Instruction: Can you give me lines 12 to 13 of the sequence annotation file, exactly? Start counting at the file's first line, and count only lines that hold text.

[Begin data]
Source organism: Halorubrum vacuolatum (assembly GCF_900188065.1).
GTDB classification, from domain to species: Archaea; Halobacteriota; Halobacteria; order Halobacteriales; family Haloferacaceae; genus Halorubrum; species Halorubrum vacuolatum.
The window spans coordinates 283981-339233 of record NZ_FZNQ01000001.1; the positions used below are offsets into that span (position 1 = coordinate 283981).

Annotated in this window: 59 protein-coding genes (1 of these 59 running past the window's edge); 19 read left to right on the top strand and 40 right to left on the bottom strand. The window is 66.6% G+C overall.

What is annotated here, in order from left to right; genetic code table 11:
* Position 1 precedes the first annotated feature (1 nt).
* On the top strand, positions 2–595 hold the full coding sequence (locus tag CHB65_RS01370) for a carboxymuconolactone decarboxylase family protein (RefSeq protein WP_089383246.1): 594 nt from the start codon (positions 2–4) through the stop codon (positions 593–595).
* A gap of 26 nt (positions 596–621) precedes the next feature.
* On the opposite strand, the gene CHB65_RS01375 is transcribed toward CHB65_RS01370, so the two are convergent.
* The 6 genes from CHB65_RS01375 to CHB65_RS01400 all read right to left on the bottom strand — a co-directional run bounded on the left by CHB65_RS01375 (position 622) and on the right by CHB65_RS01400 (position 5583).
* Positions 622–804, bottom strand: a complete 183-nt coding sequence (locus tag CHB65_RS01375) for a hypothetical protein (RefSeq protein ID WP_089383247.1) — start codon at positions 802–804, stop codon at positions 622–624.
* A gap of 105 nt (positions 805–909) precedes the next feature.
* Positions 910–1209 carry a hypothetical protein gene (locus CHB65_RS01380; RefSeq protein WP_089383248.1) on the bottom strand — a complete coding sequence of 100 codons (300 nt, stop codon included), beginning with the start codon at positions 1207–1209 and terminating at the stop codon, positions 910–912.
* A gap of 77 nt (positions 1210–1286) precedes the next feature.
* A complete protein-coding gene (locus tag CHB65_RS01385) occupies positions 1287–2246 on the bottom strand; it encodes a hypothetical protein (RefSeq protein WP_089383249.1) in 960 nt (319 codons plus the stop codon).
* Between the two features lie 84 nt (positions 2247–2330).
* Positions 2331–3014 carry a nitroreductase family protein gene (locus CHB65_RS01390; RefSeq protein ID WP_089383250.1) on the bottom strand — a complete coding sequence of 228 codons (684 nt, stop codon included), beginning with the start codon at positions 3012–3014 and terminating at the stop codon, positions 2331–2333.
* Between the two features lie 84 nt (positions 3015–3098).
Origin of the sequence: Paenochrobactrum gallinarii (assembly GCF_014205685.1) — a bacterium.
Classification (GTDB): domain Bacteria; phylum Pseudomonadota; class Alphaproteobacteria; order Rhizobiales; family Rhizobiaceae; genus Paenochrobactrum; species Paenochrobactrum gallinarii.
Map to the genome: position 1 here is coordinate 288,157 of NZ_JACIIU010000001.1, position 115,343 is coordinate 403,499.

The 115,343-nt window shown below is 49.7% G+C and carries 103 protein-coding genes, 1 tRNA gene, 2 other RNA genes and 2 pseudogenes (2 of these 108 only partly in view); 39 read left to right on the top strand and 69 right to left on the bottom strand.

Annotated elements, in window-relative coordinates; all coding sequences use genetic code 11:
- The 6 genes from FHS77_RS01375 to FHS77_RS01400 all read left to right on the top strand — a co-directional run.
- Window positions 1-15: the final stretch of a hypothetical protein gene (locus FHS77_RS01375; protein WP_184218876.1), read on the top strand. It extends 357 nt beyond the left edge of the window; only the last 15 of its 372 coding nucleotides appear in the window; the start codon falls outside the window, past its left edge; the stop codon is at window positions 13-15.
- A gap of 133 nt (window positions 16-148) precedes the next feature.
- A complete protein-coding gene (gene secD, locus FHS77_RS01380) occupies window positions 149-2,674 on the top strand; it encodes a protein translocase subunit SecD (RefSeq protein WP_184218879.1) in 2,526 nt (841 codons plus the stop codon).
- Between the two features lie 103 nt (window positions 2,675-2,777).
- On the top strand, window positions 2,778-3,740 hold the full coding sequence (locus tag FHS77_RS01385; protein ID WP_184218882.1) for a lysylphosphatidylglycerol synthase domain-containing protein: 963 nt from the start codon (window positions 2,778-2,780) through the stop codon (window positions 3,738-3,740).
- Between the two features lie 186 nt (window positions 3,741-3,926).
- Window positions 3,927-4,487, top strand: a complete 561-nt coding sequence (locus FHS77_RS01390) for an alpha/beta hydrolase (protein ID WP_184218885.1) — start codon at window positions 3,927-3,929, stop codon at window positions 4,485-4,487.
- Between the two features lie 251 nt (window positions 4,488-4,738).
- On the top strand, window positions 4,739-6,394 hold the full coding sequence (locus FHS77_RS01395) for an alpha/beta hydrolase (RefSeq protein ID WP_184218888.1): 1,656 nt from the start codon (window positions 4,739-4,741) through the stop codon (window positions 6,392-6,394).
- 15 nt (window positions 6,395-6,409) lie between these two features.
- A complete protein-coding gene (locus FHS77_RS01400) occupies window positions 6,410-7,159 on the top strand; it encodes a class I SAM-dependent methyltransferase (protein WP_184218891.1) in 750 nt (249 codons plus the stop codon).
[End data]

* A gap of 105 nt (positions 805–909) precedes the next feature.
* Positions 910–1209 carry a hypothetical protein gene (locus CHB65_RS01380; RefSeq protein WP_089383248.1) on the bottom strand — a complete coding sequence of 100 codons (300 nt, stop codon included), beginning with the start codon at positions 1207–1209 and terminating at the stop codon, positions 910–912.